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Museum of Fine Arts – Budapest   “Opened in 1906, the museum concentrates on international art exemplifying all major periods of European art. Its 100,000-item permanent collection – founded on contributions from Buda Castle, the Esterhazy and Zichy collections – is organized around six sections: Egyptian, Greek and Roman Classical Antiquities, Old Sculpture Gallery, Old Master Paintings (13th to 18th centuries), the Modern Collection, and Graphic Art (printmaking and drawings). Highlights include a superb collection of works by El Greco, Velazquez and Goya, as well as German, Netherlandish, Flemish, French and English master artists. Modern artworks exemplify Barbizon landscapes, French Impressionism and sculpture by Auguste Rodin.”

A brief overview of what took place at the officially opening  at  the Rodin exhibition.

Dr László Baán, General Director of the Museum of Fine Arts and the Hungarian National Gallery posted in invitation to the opening of the cabinet exhibition and naturally had the pleasure to participate at the master of arts, Rodin’s exhibition. As the director started his talk, he said: ” The Museum of Fine Arts, Hungary is honored to the Rodin Museum, Paris whom supported this exhibition and we pay  tribute to the magnificent cooperation between our two museums for being able to hold an exhibition of the greatest French sculptor artist of the 19th century.”

The opening speech presented by Pál Mácsai, Jászai Mari-winning Hungarian actor and since 2004 founder and director of the István Örkény Theater: “I am not too often doing speeches at openings, but my good friend László Baán ask me to open Rodin’s exhibition and I felt very honored for the call despite I am also is fond of Rodin’s artworks. He added: “We actors may only leave some prints of our acts to our audience whether it is a good or a poor act on the floors of the theater.” Absolutely, on the stage of  Rodin’s you just hold your breath, and be amaze the sophisticated artistic creations that will remain immortal.

Ferenc Tóth, curator of the exhibition and also curator at the Department of Art after 1800.This exhibition is the 8th part of the cabinet exhibition series of the Department of Art after 1800 held  a presentation connected to the opening of the magnificent artworks of Rodin.

The “Rodin”   exhibition can be visited at  the Museum of Fine Arts until March, 3. 2013.

Opening hours throughout the  week 10 a.m. until 6 p.m. except on Mondays 

Background of what to see at the exhibition:

The Budapest Museum of Fine Arts collection representing the art of the turn-of-the-century was assembled in the period between the founding of the institution in 1896. The opening to the public was in 1906. In the following years it was moulded into unit notable on an international level as well. From among all contemporary acquisitions the purchasing of 5 Rodin statues prepared by the artist distinctly stands out.

How it all happened … The details of the negotiations conducted in the next 2 years on two bronze, two plasters and one marble sculpture can be traced step-by-step in Térey’s letters addressed to Rodin. These are preserved in the archives in Paris at the Rodin Museum, also of these records at the Museum of Fine Arts Budapest. Through the source-book accompanying the exhibition these important documents are published for the first time. The year 1900 brought a decisive turn in the popularity of Rodin’s work. The Museum of Fine Arts obtained the five superb sculptures of the artist at the most opportune moment, prior to the rising of his international career and thus the price of his works.Three of the five artworks,”The Age of Bronze”, the “Portrait of Alexandre Falguiere” and “Eternal Springtime” were made directly on commission by the museum,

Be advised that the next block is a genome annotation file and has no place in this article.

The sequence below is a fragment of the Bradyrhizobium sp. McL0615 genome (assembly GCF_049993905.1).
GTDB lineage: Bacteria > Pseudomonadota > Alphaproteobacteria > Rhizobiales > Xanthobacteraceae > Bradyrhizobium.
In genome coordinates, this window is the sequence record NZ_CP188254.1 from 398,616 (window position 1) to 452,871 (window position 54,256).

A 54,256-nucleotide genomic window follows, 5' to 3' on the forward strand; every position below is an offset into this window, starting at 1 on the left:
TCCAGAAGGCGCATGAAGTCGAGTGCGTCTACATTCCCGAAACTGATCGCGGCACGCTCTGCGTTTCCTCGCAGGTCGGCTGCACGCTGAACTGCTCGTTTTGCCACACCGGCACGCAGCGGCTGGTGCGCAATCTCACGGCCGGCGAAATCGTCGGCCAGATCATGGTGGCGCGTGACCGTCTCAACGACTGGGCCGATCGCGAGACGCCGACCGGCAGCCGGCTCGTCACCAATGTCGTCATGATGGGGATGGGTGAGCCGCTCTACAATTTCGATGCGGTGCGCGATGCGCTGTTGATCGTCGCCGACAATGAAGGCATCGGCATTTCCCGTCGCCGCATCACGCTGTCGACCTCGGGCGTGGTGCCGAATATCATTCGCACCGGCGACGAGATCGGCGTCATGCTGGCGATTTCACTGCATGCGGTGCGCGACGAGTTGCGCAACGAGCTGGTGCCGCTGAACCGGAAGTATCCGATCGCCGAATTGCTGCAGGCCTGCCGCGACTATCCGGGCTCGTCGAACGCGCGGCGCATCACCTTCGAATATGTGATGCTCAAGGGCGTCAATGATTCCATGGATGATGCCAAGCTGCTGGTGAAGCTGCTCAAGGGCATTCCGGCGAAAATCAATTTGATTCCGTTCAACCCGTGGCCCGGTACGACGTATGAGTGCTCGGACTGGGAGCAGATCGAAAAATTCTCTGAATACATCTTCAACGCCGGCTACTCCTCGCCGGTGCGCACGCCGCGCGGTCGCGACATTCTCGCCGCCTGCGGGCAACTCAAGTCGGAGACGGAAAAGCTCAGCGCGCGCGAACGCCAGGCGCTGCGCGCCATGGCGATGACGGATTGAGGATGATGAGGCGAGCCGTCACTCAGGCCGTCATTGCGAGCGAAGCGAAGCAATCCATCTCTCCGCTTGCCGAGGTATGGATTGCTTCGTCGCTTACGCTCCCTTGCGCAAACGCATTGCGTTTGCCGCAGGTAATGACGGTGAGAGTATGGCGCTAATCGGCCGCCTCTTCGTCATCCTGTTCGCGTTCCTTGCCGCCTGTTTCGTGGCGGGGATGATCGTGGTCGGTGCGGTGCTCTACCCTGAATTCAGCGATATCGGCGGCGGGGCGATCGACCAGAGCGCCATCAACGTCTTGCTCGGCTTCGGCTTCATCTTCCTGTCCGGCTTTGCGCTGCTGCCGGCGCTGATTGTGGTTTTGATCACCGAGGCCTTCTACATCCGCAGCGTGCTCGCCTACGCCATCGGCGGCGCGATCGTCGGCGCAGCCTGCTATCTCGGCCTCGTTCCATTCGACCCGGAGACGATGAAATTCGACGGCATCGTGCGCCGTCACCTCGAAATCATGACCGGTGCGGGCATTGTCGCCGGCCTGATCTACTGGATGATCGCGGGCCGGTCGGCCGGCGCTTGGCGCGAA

“Eternal Springtime” photograph dedicated by Auguste Rodin to Gyula Wlassics, Hungarian minister of religion and public education. The photo was taken by Eugéne Druet between 1896 and 1900. To-day it is at a Hungarian private collector.  The dedicated photograph taken of a previously made marble copy of “Eternal Springtime” was requested from the artist by Gábor Térey in order to persuade the minister to purchase the sculpture.

The Hungarian state’s following order was the plaster cast of two of the works shown in the time the Paris World Fair, The Age of Bronze and Alexandre Falguiére Portrait. At the time the plaster casts of the statues were considered of equal rank. Rodin developed this technique to so far unheard of perfection. An X-ray image taken in 2011 of the example of  The Age  of  Bronze held by the Museum of Fine Arts proves the procedure of plaster casting. It has been established that the wall of the cast in comparison to the full size of the work is very thin, around 57mm. The separately cast elements are held together by a tightly bound fabric net, pasted from the inside. Without using armature,m the insures the stable structure of the standing figure. Though the solution was characteristic of Rodin’s workshop in the case of smaller works, in this size it is considered a rarity.

Beside others can be seen: Theseus Fighting the Centaur Bianor from 1849, by Antoine-Louis Barye, 1896 – 1875 Paris. Also Portrait of Auguste Rodin from 1897, by Eugéne Carriére , 1849 – 1906.

The exhibition and catalog were created with the assistance of the Vaszary Villa  at Balatonfüred.

To visit the permanent collection and temporary exhibitions it is also possible with  the Rodin’s entrance ticket.

Update and snaps by Aggie Reiter

One response to this post.

  1. Hey very nice blog!

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